A fairytale location, says Israeli photographer Noam Chen, “is someplace you find yourself disconnecting from the troubles of the world, just drowning in the beauty and serenity of the place and forgetting about everything else.”

The fairytale locations he shares here were photographed using his special techniques that turn beautiful landscapes into dreamy scenes with an unreal quality.

Yet these magnificent images do exist in Israel, even if tourists can’t come to visit and enjoy them just yet.

So sit back and let your imagination run wild as Chen’s photos take you to magical places. It’s a perfect antidote to a year of pandemic-induced stress.

Let’s start our fairytale tour up north at Nimrod Fortress in the Golan Heights.

The Nimrod Fortress in the Golan Heights. Photo by Noam Chen.

“It’s the largest fortress in Israel, and its magnitude and lush green surroundings make it feel a proper fairytale location,” says Chen. “You can use your imagination to see royalty there.”

The scenic road to Nimrod Fortress in the Golan Heights. Photo by Noam Chen.

The Golan Heights and the Galilee are blessed with many fairytale-like water elements.

“Among the streams and waterfalls of northern Israel, you can find quiet and mesmerizing little spots that transport you to another place,” says Chen.

Banias waterfall in northern Israel near Mount Hermon. Photo by Noam Chen.
Sa’ar Falls in the Golan Heights. Photo by Noam Chen.

Moving a bit southeast, to the Upper Galilee, we come to the Hula Valley, which has it all: fields of wildflowers, thousands of migrating birds and clear lakes teeming with wildlife.

Wildflowers in the Hula Valley. Photo by Noam Chen.

“It looks very picturesque, and when you get a viewpoint of the entire valley under the snowcapped Hermon Mountain, it makes it look like a fairytale,” says Chen.

The Hula Valley with the snowcapped Mount Hermon in the distance. Photo by Noam Chen.

“When you get there very early in the morning during migration season, it’s really magical with the morning mist and the sound of the birds making it feel surreal and beautiful. It transforms you.”

The early morning mist rolls in over the Hula Valley. Photo by Noam Chen.

Rosh Hanikra in the Upper Western Galilee is famous for its Mediterranean grottos reached by cable car.

The grottos of Rosh Hanikra. Photo by Noam Chen.

“When you go into the grottos, the thing that pops out immediately is the dreamy turquoise color of the water which makes you feel you’re entering another world,” Chen says. “Outside the grottos, the white cliffs overlooking the sea are certainly a fairytale setting.”

The white cliffs of Rosh Hanikra. Photo by Noam Chen.

About 20 minutes south of Rosh Hanikra is Nahariya, a beautiful beach city in the Western Galilee, where Chen spent his childhood.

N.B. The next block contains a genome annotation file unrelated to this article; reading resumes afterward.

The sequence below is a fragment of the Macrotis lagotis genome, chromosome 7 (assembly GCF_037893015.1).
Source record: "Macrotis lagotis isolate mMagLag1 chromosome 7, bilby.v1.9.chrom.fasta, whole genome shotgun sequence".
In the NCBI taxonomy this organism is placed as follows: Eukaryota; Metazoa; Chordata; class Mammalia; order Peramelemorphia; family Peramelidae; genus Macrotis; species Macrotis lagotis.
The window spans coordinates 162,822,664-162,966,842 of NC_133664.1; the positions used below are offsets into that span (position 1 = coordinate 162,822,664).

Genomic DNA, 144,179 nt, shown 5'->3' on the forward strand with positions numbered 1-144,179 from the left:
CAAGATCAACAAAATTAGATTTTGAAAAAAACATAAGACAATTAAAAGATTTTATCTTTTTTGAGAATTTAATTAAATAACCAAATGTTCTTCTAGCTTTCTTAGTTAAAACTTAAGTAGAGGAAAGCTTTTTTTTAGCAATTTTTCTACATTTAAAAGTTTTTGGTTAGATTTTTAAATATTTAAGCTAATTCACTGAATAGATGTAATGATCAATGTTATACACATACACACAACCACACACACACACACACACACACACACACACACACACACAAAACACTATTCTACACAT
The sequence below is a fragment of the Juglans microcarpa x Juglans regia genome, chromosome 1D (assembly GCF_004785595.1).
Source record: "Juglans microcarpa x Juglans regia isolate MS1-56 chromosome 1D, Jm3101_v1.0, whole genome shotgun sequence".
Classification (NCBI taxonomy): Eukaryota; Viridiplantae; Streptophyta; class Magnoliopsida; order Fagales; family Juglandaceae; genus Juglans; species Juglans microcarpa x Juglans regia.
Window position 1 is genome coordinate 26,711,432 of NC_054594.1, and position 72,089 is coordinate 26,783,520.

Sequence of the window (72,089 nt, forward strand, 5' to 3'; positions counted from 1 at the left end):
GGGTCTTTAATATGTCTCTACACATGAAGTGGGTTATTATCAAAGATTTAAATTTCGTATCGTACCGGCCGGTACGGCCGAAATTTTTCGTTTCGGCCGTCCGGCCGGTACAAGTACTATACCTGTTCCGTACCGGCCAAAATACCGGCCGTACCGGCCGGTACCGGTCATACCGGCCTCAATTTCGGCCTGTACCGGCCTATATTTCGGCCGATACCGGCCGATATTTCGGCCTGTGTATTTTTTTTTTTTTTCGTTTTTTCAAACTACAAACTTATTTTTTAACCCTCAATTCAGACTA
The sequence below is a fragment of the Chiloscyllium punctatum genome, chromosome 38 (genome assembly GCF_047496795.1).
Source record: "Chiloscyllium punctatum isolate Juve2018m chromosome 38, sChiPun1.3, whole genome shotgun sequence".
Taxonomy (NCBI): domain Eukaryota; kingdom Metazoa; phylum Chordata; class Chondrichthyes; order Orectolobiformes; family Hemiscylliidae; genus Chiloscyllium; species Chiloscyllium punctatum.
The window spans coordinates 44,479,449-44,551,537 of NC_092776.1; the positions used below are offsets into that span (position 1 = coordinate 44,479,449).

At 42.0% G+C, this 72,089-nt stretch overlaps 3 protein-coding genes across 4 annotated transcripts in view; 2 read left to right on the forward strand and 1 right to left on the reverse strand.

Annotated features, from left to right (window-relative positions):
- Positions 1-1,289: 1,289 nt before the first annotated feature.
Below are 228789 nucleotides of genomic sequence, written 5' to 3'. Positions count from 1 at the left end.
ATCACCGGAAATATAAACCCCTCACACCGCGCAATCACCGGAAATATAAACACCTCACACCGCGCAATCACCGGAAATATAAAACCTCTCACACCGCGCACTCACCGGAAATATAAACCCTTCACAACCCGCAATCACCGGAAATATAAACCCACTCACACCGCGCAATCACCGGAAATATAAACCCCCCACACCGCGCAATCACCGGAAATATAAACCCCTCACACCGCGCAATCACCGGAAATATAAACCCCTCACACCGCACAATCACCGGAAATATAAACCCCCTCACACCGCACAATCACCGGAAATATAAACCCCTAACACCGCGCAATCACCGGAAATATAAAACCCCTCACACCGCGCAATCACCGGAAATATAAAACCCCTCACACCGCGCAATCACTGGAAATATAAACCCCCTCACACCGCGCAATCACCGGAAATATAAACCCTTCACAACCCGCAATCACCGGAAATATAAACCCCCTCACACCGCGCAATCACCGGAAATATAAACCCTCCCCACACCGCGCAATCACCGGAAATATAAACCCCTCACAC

The Nahariya beach at sunrise. Photo by Noam Chen.
A romantic scene on a Nahariya beach. Photo by Noam Chen.

The Tal Shahar Forest in central Israel, otherwise known as Cyclamen Hill because of the wildflowers that dominate the landscape in February and March, is surely a proper fairytale setting. “You just need a princess in the middle of the field,” remarks Chen.

The sun shining on the cyclamens in the Tal Shahar Forest. Photo by Noam Chen.

Having lived in Tel Aviv and in the United States for many years, Chen came back to the north of Israel during the COVID-19 pandemic and recently relocated to Jerusalem. He’s exhibited across the world and hopes to do his next show in Israel’s capital city.

Just south of Jerusalem is the Gush Etzion region, where you’ll find Herodian (also called Herodium) National Park. Here, in the first century BCE, King Herod challenged the forces of nature by building one of the most daring structures of the ancient world.

“The story behind it is what makes this a fairytale location,” says Chen. “It was a huge palace complex and Herod chose it to be his burial site. The Judean Desert landscape around it takes it to another level.”

Overview of Herodian, an ambitious Roman-era palace complex in the Judean Desert. Photo by Noam Chen.

One of the most popular tourist sites in the southern Judean Desert is the salty Dead Sea, the lowest place on Planet Earth.

“In spite of the fact that it’s a popular tourist destination, the Dead Sea still has many spots that not everyone knows about and that literally looks like an alien landscape with features like salt flats,” says Chen.

Salt flats in the Dead Sea. Photo by Noam Chen.

“It really looks like a different world down here,” he adds. “At sunrise and sunset, there are the most beautiful skies.”

Sunrise over the Dead Sea. Photo by Noam Chen.

And for our last fairytale location, here’s a glimpse of the gorgeous Red South fields of the Negev when carpeted with anemones.

Red South anemone fields in southern Israel. Photo by Noam Chen.

Chen explains that he does not always plan in advance where and when to go and how to take the photo: “I let my eyes lead me, and when I see a scene that can convey I choose to click.”

To achieve his trademark effect, he combines different exposures in order to capture the big contrast between highlights and shadows in the frame.

“The camera’s sensor doesn’t always catch what your eye sees, so you have to work on it afterward to accentuate colors and bring back to life what you saw and what you felt,” says Chen.

“But the most important thing is to keep it real,” he says. Even when the image is the stuff of fairytales.

Noam Chen’s work can be found here.

This article was originally published by Israel21c.


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